2nd traffic at maybank and folly.jpg (copy) (copy)

Cars make a left turn on to Folly road from Maybank highway after waiting at the traffic light on James Island on Wednesday, May 17, 2017. Michael Pronzato/Staff

Not every road in South Carolina needs to be a “complete street,” or one that safely and comfortably accommodates not just cars but bicyclists, pedestrians and transit riders as well. But some clearly do, and Maybank Highway on James Island is an obvious example.

In January, a 36-year-old man was hit by a car while walking across that road. He died a few days later.

In the last five years, at least six other bicyclists and pedestrians have been hit by drivers in the particularly dangerous stretch of Maybank Highway between Folly Road and Riverland Drive, according to state Department of Transportation data.

And unless significant measures are taken to slow down vehicle traffic and improve infrastructure for pedestrians and bicyclists, crashes will continue.

Last month, staff and volunteers with Charleston Moves, a nonprofit advocacy organization, decided to collect some data.

They stood at two sections of Maybank Highway on James Island for a few hours on two days — a Sunday and a Wednesday — and counted how many pedestrians and bicyclists were present and how they used the road. The results aren’t exactly scientific, but several observations are worth noting.

For one thing, there are more people walking and biking along Maybank Highway than one might think, at least on a Sunday afternoon — between 18 and about 260 per hour depending on the time and location.

And the accommodations available to those people are less than ideal at best. Sidewalks are overgrown with grass. Streetlights are burned out. The two crosswalks near the busiest commercial stretch of the road are separated by more than a half-mile. There are no bike lanes.

But aside from the unforgiving road itself, Maybank Highway would otherwise be a great place for people to get around without cars.

It’s dotted with several small businesses, bars and restaurants, an independent movie theater and a grocery store. Quiet, walkable residential neighborhoods, a large new apartment complex and a few townhomes house lots of people nearby.

Not surprisingly, Charleston Moves volunteers spoke with several area residents who could easily walk to places on Maybank Highway but said they didn’t feel safe doing so.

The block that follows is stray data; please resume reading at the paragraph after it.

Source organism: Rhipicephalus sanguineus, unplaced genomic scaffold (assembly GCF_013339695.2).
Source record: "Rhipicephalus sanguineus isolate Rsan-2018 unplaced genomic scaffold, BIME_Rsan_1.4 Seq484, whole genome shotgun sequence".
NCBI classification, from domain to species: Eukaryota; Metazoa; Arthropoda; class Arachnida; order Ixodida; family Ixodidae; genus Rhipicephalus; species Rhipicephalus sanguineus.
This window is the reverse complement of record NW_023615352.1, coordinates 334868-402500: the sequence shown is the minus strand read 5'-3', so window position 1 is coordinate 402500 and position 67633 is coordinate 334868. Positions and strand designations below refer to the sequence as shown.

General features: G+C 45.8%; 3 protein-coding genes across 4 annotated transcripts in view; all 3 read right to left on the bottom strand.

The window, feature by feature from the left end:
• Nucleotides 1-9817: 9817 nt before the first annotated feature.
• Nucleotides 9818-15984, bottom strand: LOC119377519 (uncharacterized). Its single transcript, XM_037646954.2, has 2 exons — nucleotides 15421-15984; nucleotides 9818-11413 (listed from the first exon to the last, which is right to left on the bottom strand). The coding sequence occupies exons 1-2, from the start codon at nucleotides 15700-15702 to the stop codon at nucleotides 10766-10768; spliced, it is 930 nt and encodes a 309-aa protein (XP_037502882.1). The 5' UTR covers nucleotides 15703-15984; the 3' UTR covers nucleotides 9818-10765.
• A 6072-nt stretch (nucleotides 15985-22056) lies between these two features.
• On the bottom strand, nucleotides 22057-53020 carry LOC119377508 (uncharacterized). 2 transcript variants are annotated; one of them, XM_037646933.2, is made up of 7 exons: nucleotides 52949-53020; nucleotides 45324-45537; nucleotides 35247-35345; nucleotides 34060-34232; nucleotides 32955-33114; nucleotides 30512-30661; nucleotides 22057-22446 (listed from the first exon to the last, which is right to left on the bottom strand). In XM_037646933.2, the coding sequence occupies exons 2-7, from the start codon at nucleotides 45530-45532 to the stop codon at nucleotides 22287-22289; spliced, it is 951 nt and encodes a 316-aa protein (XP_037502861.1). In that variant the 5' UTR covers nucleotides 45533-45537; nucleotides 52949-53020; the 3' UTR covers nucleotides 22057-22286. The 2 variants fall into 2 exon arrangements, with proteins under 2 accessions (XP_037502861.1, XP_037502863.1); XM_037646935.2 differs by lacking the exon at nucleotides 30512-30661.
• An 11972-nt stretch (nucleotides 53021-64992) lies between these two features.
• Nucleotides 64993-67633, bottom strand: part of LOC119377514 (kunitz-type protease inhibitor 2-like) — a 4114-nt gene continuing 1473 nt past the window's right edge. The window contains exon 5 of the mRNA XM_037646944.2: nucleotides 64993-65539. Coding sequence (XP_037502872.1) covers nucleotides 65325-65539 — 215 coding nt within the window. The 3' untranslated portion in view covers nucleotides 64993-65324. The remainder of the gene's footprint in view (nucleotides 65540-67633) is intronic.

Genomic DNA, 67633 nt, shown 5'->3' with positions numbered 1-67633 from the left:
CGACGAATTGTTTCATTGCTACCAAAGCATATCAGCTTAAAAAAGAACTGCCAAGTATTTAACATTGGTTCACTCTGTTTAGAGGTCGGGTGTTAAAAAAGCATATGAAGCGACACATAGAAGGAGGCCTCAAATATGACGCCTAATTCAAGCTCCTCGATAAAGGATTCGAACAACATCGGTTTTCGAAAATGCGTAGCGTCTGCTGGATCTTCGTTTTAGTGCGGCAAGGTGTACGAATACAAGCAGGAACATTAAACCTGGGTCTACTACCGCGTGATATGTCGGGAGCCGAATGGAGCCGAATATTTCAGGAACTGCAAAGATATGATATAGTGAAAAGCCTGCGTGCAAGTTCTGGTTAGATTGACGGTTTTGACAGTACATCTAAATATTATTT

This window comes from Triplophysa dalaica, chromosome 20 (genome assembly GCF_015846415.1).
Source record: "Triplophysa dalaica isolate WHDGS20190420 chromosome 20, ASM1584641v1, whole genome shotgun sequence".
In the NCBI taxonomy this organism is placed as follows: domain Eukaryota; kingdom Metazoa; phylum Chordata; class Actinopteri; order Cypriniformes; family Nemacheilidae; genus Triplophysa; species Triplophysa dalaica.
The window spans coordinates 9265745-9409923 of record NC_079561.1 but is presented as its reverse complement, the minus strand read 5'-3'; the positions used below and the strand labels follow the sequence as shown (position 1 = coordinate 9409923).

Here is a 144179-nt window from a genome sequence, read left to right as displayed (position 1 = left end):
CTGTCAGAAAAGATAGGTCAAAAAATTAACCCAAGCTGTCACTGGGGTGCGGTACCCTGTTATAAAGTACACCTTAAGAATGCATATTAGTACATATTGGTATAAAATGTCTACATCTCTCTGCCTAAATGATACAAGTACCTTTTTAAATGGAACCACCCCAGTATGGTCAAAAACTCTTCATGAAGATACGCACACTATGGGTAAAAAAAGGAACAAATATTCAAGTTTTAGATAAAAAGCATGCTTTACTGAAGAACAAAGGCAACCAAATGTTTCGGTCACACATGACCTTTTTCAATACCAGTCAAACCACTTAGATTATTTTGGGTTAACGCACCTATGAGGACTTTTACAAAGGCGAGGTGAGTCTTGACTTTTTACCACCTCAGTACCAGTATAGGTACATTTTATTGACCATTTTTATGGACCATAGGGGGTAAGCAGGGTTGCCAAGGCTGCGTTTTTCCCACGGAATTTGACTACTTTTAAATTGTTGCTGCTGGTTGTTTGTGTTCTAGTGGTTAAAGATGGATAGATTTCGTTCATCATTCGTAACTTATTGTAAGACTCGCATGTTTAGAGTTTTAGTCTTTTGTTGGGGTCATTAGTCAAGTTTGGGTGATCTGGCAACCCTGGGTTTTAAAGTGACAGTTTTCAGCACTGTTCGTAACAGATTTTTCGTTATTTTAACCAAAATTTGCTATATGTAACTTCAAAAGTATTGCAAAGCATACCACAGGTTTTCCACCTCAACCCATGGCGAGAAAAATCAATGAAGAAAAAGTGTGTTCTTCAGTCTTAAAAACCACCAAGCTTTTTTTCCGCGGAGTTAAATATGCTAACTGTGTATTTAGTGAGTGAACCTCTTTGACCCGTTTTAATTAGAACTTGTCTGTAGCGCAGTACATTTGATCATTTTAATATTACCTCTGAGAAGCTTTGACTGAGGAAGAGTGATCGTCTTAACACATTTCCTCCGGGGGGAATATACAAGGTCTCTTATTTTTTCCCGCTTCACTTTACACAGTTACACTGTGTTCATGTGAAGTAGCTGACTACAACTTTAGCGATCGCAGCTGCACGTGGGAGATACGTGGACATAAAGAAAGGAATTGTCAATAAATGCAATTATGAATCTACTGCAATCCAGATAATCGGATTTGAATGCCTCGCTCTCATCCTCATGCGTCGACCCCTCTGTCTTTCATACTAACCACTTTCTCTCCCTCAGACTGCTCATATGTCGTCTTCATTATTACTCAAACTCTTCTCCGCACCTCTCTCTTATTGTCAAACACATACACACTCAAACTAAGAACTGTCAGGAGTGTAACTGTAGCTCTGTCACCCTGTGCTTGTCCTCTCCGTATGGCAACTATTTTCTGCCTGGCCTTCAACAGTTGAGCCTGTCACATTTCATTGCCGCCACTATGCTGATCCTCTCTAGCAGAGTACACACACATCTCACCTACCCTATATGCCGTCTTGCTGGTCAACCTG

A bill that would ask the state Department of Transportation to develop and take into consideration a complete streets policy was proposed this year in the state House of Representatives. It represents a small but vitally important step toward improving roads like Maybank Highway.

DOT has technically had a complete streets initiative in effect since 2003, but it lacks specific guidelines and is applied only sporadically.

In 2008, when Maybank Highway was last resurfaced, DOT turned down a request from city officials, Charleston Moves and the Coastal Conservation League to add bike lanes by narrowing car lanes and the center turn lane, for example.

Instead, DOT widened the outer car lanes, which tends to encourage drivers to speed up, according to multiple national studies.

This year presents another chance to fix Maybank Highway, with a planned “microsurfacing” effort offering the opportunity to readjust road striping and add features like crosswalks and bike lanes. It’s important to get it right.

More broadly, keeping pedestrians, bicyclists and transit riders in mind during planned road maintenance ought to be a no-brainer. But that obviously hasn’t always been the case in the past. Tragically, on Monday night, a pedestrian was killed on Rivers Avenue in North Charleston, another particularly deadly road.

This is why complete streets matter and why it’s critical that DOT be more open to input from local officials and advocates who are all too aware of the riskiest problem spots. Making Maybank Highway and other Charleston area roads safer and more people-friendly would benefit anyone who uses them — whether on two feet, two wheels or four.

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